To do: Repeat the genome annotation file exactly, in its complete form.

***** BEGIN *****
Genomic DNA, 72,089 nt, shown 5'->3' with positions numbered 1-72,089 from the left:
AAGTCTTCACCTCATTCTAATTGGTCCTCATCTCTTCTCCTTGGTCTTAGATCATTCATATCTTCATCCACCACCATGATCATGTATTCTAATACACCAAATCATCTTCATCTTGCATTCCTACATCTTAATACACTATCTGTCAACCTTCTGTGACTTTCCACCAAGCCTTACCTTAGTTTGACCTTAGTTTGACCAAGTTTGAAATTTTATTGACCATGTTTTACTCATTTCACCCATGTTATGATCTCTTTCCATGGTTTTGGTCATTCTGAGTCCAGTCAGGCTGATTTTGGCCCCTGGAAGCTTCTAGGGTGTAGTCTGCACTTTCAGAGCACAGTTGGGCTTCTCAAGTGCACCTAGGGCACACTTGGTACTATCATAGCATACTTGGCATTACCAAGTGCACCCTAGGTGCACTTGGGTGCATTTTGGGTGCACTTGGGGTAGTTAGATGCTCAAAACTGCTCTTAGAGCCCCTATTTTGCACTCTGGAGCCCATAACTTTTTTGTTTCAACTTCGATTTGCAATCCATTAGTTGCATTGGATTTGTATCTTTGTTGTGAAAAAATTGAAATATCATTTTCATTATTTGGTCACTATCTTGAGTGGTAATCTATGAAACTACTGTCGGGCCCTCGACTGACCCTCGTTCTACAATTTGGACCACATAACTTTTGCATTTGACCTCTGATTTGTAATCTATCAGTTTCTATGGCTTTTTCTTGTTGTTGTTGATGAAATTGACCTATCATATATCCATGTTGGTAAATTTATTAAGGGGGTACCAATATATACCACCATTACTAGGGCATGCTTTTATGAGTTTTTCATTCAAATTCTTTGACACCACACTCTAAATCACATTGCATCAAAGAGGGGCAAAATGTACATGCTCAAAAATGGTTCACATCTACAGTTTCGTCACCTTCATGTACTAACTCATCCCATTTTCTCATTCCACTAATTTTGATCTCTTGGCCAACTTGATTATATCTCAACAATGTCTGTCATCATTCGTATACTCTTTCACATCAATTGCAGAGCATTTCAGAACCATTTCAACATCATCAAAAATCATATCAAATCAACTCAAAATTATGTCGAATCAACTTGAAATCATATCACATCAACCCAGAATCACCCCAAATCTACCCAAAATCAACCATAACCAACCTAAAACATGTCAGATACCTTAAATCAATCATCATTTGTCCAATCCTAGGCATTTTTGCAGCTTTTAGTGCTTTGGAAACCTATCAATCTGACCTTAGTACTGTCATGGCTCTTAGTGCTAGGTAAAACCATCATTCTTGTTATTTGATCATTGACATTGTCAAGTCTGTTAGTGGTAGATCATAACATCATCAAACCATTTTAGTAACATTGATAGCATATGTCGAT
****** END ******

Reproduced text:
Genomic DNA, 72,089 nt, shown 5'->3' with positions numbered 1-72,089 from the left:
AAGTCTTCACCTCATTCTAATTGGTCCTCATCTCTTCTCCTTGGTCTTAGATCATTCATATCTTCATCCACCACCATGATCATGTATTCTAATACACCAAATCATCTTCATCTTGCATTCCTACATCTTAATACACTATCTGTCAACCTTCTGTGACTTTCCACCAAGCCTTACCTTAGTTTGACCTTAGTTTGACCAAGTTTGAAATTTTATTGACCATGTTTTACTCATTTCACCCATGTTATGATCTCTTTCCATGGTTTTGGTCATTCTGAGTCCAGTCAGGCTGATTTTGGCCCCTGGAAGCTTCTAGGGTGTAGTCTGCACTTTCAGAGCACAGTTGGGCTTCTCAAGTGCACCTAGGGCACACTTGGTACTATCATAGCATACTTGGCATTACCAAGTGCACCCTAGGTGCACTTGGGTGCATTTTGGGTGCACTTGGGGTAGTTAGATGCTCAAAACTGCTCTTAGAGCCCCTATTTTGCACTCTGGAGCCCATAACTTTTTTGTTTCAACTTCGATTTGCAATCCATTAGTTGCATTGGATTTGTATCTTTGTTGTGAAAAAATTGAAATATCATTTTCATTATTTGGTCACTATCTTGAGTGGTAATCTATGAAACTACTGTCGGGCCCTCGACTGACCCTCGTTCTACAATTTGGACCACATAACTTTTGCATTTGACCTCTGATTTGTAATCTATCAGTTTCTATGGCTTTTTCTTGTTGTTGTTGATGAAATTGACCTATCATATATCCATGTTGGTAAATTTATTAAGGGGGTACCAATATATACCACCATTACTAGGGCATGCTTTTATGAGTTTTTCATTCAAATTCTTTGACACCACACTCTAAATCACATTGCATCAAAGAGGGGCAAAATGTACATGCTCAAAAATGGTTCACATCTACAGTTTCGTCACCTTCATGTACTAACTCATCCCATTTTCTCATTCCACTAATTTTGATCTCTTGGCCAACTTGATTATATCTCAACAATGTCTGTCATCATTCGTATACTCTTTCACATCAATTGCAGAGCATTTCAGAACCATTTCAACATCATCAAAAATCATATCAAATCAACTCAAAATTATGTCGAATCAACTTGAAATCATATCACATCAACCCAGAATCACCCCAAATCTACCCAAAATCAACCATAACCAACCTAAAACATGTCAGATACCTTAAATCAATCATCATTTGTCCAATCCTAGGCATTTTTGCAGCTTTTAGTGCTTTGGAAACCTATCAATCTGACCTTAGTACTGTCATGGCTCTTAGTGCTAGGTAAAACCATCATTCTTGTTATTTGATCATTGACATTGTCAAGTCTGTTAGTGGTAGATCATAACATCATCAAACCATTTTAGTAACATTGATAGCATATGTCGAT